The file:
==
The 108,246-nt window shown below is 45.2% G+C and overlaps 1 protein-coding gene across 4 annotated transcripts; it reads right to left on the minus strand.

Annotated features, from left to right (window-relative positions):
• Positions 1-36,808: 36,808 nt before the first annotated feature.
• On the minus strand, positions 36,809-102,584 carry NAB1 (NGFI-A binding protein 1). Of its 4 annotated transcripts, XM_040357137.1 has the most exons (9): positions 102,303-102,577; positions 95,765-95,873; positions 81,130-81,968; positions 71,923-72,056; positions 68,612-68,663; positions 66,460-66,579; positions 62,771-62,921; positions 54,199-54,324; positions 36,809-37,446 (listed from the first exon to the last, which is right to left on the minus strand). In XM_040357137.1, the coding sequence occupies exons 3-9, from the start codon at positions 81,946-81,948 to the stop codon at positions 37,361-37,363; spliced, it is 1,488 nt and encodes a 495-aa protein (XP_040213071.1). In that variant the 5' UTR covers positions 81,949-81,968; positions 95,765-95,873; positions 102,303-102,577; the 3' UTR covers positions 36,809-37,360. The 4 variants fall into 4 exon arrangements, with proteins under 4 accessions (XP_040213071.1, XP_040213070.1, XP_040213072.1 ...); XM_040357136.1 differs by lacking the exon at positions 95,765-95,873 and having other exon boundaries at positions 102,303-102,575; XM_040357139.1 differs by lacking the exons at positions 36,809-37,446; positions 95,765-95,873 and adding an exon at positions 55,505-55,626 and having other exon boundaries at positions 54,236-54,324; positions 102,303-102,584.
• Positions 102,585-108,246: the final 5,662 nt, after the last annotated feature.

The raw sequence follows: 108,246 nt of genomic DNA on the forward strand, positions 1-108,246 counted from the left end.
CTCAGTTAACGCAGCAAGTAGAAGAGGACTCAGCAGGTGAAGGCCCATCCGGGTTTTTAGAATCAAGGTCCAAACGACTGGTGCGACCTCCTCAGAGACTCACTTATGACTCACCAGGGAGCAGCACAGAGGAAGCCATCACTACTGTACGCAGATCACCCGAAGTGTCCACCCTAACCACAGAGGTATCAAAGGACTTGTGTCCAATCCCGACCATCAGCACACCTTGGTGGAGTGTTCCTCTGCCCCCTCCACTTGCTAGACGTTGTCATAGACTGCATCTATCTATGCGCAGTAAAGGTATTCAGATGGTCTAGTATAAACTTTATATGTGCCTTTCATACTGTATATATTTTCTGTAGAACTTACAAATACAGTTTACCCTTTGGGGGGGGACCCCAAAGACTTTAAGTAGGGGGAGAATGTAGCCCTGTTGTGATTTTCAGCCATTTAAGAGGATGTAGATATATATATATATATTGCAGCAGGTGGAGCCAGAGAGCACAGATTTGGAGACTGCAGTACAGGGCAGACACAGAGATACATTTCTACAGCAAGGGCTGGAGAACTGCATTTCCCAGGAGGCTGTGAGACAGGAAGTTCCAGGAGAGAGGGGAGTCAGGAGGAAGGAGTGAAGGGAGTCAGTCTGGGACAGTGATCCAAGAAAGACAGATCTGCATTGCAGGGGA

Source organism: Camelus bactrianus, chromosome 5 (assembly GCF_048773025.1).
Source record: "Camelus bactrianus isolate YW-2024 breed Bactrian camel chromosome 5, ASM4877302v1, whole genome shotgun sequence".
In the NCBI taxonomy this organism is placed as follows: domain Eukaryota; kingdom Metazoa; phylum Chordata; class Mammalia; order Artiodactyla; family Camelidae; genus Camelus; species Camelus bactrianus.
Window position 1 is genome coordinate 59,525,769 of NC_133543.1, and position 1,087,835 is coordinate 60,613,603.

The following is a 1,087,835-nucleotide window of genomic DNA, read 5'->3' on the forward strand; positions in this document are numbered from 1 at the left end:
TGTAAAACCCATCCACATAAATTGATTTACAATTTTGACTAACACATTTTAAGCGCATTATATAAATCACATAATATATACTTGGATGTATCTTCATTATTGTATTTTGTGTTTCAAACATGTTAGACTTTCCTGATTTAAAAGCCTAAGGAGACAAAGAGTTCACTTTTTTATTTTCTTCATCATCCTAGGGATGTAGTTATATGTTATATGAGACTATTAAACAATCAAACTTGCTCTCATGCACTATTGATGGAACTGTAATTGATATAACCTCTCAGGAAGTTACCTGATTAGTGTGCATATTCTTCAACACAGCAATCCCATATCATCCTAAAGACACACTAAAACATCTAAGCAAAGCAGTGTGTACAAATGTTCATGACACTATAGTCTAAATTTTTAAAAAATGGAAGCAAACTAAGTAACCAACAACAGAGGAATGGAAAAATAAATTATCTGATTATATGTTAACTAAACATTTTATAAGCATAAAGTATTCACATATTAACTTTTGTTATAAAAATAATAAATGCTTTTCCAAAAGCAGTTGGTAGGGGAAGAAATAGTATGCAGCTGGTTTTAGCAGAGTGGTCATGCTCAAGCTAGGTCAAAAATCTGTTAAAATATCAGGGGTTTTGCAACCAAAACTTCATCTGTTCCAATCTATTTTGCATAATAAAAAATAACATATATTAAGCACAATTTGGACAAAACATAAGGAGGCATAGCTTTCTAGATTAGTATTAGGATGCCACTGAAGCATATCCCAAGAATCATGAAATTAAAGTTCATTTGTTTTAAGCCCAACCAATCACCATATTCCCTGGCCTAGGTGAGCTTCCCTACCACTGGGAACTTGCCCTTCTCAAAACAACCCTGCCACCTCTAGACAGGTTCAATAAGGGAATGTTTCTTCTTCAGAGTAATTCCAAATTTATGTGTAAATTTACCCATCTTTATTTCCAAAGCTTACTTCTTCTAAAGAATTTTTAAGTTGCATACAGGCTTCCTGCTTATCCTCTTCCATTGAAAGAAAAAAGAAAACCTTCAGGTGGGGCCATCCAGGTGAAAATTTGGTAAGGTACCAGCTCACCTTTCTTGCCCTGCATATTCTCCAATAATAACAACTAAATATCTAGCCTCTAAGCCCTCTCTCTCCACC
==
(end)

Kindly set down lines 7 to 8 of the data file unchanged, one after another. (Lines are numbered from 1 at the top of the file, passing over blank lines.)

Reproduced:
CTCAGTTAACGCAGCAAGTAGAAGAGGACTCAGCAGGTGAAGGCCCATCCGGGTTTTTAGAATCAAGGTCCAAACGACTGGTGCGACCTCCTCAGAGACTCACTTATGACTCACCAGGGAGCAGCACAGAGGAAGCCATCACTACTGTACGCAGATCACCCGAAGTGTCCACCCTAACCACAGAGGTATCAAAGGACTTGTGTCCAATCCCGACCATCAGCACACCTTGGTGGAGTGTTCCTCTGCCCCCTCCACTTGCTAGACGTTGTCATAGACTGCATCTATCTATGCGCAGTAAAGGTATTCAGATGGTCTAGTATAAACTTTATATGTGCCTTTCATACTGTATATATTTTCTGTAGAACTTACAAATACAGTTTACCCTTTGGGGGGGGACCCCAAAGACTTTAAGTAGGGGGAGAATGTAGCCCTGTTGTGATTTTCAGCCATTTAAGAGGATGTAGATATATATATATATATTGCAGCAGGTGGAGCCAGAGAGCACAGATTTGGAGACTGCAGTACAGGGCAGACACAGAGATACATTTCTACAGCAAGGGCTGGAGAACTGCATTTCCCAGGAGGCTGTGAGACAGGAAGTTCCAGGAGAGAGGGGAGTCAGGAGGAAGGAGTGAAGGGAGTCAGTCTGGGACAGTGATCCAAGAAAGACAGATCTGCATTGCAGGGGA

Source organism: Camelus bactrianus, chromosome 5 (assembly GCF_048773025.1).